Easy to edit in Audition CS5.5 straight from Premiere Pro CS5.5
Adobe Audition CS5.5 is a much anticipated upgrade to a top quality audio processing application. In my own experience using the program solidly for two weeks, I found it to be superior to any previously released version of Audition. It's faster, more intuitive, has a better layout of tools and just fits better into my workflow. And in all that time I had only a single crash, which Adobe Crash Protector took care of so that I only lost one effect I had created. Audition CS5.5 interacts perfectly with Premiere Pro CS5.5 and After Effects CS5.5 so that they all seem to be one program. I completed two other short video projects using Audition CS5.5 and Premiere Pro CS5.5 in short order and am looking to start work on a third.
It's been a long wait for this upgrade to Audition, and although it's not perfect, the application is much improved and by the next upgrade cycle in 2012 should be among the best professional audio applications you can buy. Adobe has gotten out of the corner they've painted themselves into with Audition/Soundbooth and are back on the right track. Users like myself can only stand up and applaud.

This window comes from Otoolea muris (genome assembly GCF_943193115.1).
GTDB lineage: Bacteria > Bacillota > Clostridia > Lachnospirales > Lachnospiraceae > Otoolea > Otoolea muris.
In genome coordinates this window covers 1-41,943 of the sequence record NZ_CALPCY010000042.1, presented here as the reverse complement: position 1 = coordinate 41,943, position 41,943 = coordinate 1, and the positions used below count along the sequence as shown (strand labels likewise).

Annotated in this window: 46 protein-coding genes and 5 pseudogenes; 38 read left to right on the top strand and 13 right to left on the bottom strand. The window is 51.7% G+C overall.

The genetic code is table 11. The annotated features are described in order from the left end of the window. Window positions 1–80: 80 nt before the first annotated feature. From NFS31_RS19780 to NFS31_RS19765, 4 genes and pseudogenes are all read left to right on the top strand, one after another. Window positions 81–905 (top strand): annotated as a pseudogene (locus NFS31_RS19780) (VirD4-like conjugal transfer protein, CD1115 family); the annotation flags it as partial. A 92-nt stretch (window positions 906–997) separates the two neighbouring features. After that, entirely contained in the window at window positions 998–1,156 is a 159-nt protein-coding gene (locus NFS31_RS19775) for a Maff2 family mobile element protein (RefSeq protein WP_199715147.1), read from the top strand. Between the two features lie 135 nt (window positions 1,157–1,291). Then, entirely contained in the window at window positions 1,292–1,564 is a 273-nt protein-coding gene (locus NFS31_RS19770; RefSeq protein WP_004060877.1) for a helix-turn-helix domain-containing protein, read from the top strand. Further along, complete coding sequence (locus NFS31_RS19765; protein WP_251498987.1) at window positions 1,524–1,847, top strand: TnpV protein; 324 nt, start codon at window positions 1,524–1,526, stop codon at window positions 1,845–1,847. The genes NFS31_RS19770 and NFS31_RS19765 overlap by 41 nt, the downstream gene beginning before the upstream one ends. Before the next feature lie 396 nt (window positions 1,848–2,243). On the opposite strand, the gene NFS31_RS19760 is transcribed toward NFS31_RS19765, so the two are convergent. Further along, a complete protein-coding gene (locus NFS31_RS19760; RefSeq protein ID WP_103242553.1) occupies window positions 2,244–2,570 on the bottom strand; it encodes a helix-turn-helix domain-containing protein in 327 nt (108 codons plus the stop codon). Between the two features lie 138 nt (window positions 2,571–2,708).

Notes: Adobe Audition CS5.5 is available as a standalone application for $349 ($99 for upgrades) or as part of the excellent Production Premium, which includes Premiere Pro, After Effects, Photoshop, Flash and more. Full details on Audition CS5.5 and the Production Premium CS5.5 can be found at the appropriate links.
Audition is now available for the Mac! Details on system requirement for both Apple and Windows operating systems can be found here.
Although I'm disappointed that there is no longer a printed manual for Audition, the help section which can be accessed through the Audition CS5.5 help menu, is excellent. I found every answer I looked for written in clear, understandable prose, often accompanied by helpful illustrations. The learning center at the Adobe website is very good as well. Adobe Audition forums are lively and helpful, too. I also like the relatively recent Adobe TV site which has a lot of video tutorials related to Audition and Premiere. If you are diligent, you can find everything you need to learn Audition CS5.5, or to answer questions relating to this new version.
My thanks to Adobe for providing the Production Premium CS5.5 and Audition CS5.5 to review. The company is always helpful with materials for the press, for which Renderosity.com (and this reviewer) is grateful.
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Ricky Grove [gToon], Staff Columnist with the Renderosity Front Page News. Ricky Grove is a bookstore clerk at the best bookstore in Los Angeles, the Iliad Bookshop. He's also an actor and machinima filmmaker. He lives with author, Lisa Morton, and three very individual cats. Ricky is into Hong Kong films, FPS shooters, experimental anything and reading, reading, reading. You can catch his blog here.